“To be a cook means the knowledge of all herbs and fruits and balms and spices, and all that is healing and sweet in the fields and groves and savory in meats. It means carefulness and inventiveness and willingness and watchfulness and readiness of appliances. It means the economy of your great-grandmothers and the science of modern chemistry. It means much tasting and no wasting; it means English thoroughness and French art and Arabian hospitality. It means, in fine, that you are to be perfectly and always ladies — loaf givers. And you are to see that everybody has something good to eat.”
– John Ruskin
I found this quote printed in the New Century Club Book of Recipes dated 1918 out of Philadelphia, PA. This was Jeanette Keller’s (from Wayne, PA.) book. Didn’t have the pleasure of knowing her… I came across this book on Ebay and needed it, immediately.
(Though if you talk to my husband, just go along with the story that I found it a garage sale for $1. Keep the peace, y’all.)
Proceeds of the sale of this book in 1918 were to be used for china for the Club.
Smart ladies had priorities.
I compared their printed quote to one I found online, attributed to Mr. Ruskin, and I am pleased to report that in 1918 people changed words to suit their needs.
For instance: they added *great* in front of grandmother. Frankly, I am glad they did. Because now, in 2016 we will have to look back to our great grandmothers to find food less refined, food less cumbersome and recipes more wholesome and easily prepared. They also said tasting where Ruskin had written testing. Glad there too, because you should be constantly nibbling while at the stove… for the good of the dish.
(And if you don’t want to taste… why are you cooking?)
So that leads us to this post. I was glad that I stumbled upon John Ruskin, because he wrote about EVERYTHING. Art, science, architecture, botany and more; a real renaissance man. (Though in today’s circle someone would have told him he had ADHD… maybe that is why I like him.) And he wrote some great quotes that I had to take.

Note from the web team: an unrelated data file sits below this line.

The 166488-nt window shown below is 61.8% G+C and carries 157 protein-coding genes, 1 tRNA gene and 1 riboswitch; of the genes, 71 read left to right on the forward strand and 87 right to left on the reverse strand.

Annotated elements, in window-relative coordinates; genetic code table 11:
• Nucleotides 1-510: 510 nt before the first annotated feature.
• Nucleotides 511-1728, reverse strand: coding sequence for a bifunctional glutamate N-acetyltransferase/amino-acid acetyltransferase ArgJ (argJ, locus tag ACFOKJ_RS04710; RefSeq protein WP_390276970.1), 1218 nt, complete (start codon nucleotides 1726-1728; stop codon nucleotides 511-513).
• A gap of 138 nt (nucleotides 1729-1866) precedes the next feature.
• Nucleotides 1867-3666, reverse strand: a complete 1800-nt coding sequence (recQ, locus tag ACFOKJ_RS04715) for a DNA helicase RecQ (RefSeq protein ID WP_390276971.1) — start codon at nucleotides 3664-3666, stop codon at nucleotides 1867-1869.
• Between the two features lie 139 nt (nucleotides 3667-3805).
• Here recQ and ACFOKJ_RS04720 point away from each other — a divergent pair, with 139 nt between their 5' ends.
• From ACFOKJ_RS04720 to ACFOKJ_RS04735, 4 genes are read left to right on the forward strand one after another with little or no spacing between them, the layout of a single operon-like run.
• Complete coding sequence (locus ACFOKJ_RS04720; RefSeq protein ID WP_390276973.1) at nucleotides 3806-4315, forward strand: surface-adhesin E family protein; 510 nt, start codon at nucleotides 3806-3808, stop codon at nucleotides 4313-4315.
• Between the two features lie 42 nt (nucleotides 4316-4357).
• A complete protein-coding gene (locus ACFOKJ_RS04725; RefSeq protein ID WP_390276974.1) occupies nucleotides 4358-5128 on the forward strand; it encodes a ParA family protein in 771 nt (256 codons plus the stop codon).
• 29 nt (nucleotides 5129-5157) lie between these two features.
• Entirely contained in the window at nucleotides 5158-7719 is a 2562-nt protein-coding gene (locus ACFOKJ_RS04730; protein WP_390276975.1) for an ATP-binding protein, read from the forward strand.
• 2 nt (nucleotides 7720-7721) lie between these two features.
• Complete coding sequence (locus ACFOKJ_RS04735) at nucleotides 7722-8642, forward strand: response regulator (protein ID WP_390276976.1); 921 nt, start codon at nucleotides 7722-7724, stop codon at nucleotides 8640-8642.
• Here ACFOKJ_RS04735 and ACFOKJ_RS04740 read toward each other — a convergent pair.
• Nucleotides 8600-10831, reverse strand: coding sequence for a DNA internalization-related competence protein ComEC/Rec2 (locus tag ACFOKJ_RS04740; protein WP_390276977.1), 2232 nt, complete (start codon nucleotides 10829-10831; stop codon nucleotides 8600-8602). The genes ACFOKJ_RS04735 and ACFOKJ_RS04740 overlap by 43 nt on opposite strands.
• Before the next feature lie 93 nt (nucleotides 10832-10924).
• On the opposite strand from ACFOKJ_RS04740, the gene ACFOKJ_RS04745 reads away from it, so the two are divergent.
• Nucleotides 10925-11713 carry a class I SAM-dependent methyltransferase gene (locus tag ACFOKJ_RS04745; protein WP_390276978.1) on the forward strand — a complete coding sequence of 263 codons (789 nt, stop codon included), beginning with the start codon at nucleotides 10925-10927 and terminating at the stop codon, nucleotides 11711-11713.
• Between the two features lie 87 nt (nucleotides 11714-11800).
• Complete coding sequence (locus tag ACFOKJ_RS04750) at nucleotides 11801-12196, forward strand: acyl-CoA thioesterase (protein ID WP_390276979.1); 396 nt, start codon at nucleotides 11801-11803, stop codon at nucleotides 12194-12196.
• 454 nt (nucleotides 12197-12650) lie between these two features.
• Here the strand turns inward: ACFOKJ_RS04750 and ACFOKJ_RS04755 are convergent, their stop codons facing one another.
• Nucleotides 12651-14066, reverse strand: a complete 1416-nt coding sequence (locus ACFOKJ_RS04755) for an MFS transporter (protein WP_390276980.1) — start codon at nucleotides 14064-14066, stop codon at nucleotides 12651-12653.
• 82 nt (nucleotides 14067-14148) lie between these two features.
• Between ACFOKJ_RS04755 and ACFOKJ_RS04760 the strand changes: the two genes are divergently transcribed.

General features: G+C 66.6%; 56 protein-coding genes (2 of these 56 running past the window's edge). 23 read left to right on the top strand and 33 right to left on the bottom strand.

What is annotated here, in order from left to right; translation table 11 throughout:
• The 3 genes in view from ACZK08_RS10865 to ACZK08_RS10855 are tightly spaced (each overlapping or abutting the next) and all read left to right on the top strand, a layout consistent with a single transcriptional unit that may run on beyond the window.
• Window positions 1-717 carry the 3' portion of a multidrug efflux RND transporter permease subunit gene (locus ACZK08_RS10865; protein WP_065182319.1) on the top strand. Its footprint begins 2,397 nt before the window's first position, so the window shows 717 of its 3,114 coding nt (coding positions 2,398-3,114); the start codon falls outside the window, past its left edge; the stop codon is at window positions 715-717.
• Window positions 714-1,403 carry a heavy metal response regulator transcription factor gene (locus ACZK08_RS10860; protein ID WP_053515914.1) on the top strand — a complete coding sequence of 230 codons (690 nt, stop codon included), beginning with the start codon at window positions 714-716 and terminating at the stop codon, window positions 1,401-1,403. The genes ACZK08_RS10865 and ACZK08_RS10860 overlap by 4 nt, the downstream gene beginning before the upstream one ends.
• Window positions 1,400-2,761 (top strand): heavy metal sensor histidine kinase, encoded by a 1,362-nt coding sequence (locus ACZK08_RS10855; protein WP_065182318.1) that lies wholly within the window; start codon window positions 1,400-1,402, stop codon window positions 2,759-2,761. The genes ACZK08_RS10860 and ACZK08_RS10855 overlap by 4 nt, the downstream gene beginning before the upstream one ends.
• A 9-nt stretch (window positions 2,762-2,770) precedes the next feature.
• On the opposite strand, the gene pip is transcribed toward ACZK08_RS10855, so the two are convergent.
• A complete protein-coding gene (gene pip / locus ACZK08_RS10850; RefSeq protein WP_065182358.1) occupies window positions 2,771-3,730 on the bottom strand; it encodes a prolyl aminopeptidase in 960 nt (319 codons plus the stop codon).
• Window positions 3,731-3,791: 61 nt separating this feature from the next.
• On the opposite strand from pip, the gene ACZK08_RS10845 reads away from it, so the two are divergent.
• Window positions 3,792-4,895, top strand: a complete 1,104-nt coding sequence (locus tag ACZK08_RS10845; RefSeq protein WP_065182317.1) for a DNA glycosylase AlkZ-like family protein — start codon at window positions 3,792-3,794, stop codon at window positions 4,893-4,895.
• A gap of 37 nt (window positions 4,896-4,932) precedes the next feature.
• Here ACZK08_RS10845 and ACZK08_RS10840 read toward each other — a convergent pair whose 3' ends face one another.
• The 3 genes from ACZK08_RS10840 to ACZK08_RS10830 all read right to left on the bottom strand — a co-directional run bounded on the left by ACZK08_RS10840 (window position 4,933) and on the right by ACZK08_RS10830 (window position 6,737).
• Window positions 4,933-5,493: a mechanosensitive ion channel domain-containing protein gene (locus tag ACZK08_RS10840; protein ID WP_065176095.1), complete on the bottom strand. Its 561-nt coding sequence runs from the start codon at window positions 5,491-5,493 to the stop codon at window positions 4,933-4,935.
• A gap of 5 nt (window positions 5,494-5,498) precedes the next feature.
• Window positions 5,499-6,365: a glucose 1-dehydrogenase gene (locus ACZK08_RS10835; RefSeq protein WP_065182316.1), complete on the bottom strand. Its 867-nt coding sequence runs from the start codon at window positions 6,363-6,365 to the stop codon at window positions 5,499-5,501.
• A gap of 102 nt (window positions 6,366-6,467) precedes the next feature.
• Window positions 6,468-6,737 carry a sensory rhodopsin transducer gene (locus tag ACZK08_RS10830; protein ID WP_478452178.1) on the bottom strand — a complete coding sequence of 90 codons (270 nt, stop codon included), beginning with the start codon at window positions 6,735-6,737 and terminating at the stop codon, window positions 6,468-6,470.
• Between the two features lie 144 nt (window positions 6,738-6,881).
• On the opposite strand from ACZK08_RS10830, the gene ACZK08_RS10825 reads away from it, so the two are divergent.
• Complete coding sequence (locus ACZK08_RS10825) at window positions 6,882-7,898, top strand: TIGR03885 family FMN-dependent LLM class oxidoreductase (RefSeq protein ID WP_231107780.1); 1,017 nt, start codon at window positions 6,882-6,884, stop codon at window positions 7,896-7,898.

“When love and skill work together, expect a masterpiece.”
– John Ruskin
So that is where the rubber meets the road. You have a love of food, and the more you cook, the more you taste and that is where your skill comes. I am constantly reading and watching and learning. I expect a masterpiece every time I open that oven door. Well, honestly I expect a damn good dinner and for the most part, that is what usually happens.
Sure. I have had some epic failures. I have heard my husband and step son ask tentatively, “You aren’t planning on making that, again, are you?” more than once. But that doesn’t stop my desire to learn and grow.
Finally, there is this quote that I present as the foundation for The Foodish Girl and mykickasserole.com:
“Dream lofty dreams, and as you dream, so shall you become.”
– John Ruskin
TheFoodishGirl on Facebook came to be because I needed a space to post my victories and defeats in the kitchen and in my life.
Mykickasserole grew from that because my cooking came out of the humble beginnings of the hot dish or casserole much beloved by all in the Midwest.
In fact, if you look up hot dish, Minnesota and North Dakota pretty much claim it as their own.
And since I was raised by good Lutheran No.Dak transplants in the lovely state of Montana… I feel it is a natural progression to continue the good work of all those momma’s and gramma’s and keep those casserole recipes alive, well and circulating throughout our communities.
The word casserole comes from the French word cassolle and cassa means pan according to the interwebs and that is all types of fancy when you compare and contrast the green bean casserole that swept our great nation to the traditional French Cassoulet, but I digress.
All of that is welcome here.
There is a function on this site for you to add your own kickasserole recipes.
The fancy, the benign.
Your Aunt Edna’s tator tot creation.
Your one dish creation that your kids devour.
Or your take on a FoodNetwork star’s one pot mac and cheese.
Leave your mark.
Leave me a note.
Please attribute your recipe to the amazing lady or foodishguy that made it for you, or that shared it with you.
The site is new, and while I am pretty and smart, sometimes I can only be one or the other, so bare with me while I sort through the process of creation.
Paula—The Foodish Girl
“and you are to see that everybody has something good to eat.”
From your lips to God’s ears, ladies.